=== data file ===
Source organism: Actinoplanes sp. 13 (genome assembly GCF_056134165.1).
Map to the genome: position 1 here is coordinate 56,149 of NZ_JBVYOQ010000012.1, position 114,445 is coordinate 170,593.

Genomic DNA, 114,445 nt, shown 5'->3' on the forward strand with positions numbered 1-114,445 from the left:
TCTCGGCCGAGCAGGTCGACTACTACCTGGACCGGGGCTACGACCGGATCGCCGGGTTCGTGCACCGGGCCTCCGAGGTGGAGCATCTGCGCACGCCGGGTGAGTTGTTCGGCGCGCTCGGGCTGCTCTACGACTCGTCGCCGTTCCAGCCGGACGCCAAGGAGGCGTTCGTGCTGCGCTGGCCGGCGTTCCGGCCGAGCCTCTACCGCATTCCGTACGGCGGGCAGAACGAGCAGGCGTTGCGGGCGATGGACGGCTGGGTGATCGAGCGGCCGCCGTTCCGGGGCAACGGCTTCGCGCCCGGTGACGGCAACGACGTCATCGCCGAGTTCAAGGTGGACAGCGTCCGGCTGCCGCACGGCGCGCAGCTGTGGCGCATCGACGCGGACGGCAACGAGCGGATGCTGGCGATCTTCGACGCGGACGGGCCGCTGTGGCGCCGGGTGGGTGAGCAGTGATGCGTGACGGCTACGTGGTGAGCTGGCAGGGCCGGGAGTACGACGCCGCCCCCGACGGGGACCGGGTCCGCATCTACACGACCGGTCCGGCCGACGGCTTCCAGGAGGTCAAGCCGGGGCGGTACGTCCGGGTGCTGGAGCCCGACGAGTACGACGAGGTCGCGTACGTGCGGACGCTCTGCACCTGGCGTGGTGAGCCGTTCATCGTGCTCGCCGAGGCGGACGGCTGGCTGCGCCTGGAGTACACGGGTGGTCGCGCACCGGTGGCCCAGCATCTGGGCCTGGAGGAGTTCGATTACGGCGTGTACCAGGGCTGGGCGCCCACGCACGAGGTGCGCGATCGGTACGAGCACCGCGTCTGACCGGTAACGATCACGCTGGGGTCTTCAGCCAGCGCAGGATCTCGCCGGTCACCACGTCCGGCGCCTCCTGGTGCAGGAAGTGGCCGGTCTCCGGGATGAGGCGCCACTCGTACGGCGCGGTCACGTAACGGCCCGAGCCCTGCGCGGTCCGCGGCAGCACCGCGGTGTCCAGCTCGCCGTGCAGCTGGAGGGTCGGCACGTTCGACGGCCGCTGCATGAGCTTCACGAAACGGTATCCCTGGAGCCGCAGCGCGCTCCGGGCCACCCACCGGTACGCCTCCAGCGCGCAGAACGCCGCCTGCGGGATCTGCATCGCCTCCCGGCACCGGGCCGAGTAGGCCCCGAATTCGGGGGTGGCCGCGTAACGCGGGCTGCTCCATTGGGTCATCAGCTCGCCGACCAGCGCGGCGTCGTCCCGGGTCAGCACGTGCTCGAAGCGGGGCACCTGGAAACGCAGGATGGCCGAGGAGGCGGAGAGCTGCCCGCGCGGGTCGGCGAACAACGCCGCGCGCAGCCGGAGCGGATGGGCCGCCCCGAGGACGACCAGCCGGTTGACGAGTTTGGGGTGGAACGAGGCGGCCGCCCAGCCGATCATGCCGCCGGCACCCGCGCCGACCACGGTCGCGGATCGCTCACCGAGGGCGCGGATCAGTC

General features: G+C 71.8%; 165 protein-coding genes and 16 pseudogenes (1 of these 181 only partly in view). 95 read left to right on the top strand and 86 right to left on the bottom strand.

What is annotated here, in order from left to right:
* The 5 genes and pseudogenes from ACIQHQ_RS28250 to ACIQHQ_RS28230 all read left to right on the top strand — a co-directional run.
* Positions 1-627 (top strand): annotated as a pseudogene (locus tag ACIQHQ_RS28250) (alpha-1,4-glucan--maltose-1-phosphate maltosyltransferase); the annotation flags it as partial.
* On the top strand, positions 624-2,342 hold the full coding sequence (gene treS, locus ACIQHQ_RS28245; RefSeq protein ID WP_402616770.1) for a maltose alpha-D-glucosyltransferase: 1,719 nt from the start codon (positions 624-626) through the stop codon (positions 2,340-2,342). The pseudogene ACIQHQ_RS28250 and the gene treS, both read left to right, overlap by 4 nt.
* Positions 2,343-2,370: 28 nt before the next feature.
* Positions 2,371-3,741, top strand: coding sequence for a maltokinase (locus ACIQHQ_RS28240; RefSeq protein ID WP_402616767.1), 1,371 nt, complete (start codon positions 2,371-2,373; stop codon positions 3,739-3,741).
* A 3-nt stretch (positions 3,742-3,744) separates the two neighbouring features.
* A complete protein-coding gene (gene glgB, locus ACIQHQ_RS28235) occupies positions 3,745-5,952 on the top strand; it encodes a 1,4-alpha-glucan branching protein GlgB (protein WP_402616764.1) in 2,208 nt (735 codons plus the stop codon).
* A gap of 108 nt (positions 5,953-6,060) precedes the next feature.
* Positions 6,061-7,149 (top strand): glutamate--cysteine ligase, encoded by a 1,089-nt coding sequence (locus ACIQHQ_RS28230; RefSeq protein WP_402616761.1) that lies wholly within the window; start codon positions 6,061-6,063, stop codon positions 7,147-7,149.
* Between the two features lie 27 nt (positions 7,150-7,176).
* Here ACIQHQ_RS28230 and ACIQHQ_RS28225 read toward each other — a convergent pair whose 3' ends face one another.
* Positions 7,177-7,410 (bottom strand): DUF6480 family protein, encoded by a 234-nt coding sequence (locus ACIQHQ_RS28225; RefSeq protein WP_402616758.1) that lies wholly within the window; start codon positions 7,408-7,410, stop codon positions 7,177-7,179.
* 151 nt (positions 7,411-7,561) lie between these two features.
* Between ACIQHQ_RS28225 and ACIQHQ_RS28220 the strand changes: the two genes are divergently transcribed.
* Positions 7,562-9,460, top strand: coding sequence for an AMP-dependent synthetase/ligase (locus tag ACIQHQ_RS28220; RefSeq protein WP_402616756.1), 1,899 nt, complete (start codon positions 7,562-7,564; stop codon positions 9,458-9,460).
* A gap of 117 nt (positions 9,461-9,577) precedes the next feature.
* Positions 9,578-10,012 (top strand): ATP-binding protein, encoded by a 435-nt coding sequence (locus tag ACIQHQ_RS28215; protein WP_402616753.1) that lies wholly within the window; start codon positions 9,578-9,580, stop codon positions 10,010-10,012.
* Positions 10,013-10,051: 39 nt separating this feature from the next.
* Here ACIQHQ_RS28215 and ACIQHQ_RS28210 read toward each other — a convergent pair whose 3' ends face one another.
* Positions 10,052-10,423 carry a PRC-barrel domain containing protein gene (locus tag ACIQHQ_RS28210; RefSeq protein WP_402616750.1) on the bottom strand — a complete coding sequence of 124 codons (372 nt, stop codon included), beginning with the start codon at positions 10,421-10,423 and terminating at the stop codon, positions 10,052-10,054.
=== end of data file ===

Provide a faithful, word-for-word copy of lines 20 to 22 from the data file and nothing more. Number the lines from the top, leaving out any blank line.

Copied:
* Between ACIQHQ_RS28225 and ACIQHQ_RS28220 the strand changes: the two genes are divergently transcribed.
* Positions 7,562-9,460, top strand: coding sequence for an AMP-dependent synthetase/ligase (locus tag ACIQHQ_RS28220; RefSeq protein WP_402616756.1), 1,899 nt, complete (start codon positions 7,562-7,564; stop codon positions 9,458-9,460).
* A gap of 117 nt (positions 9,461-9,577) precedes the next feature.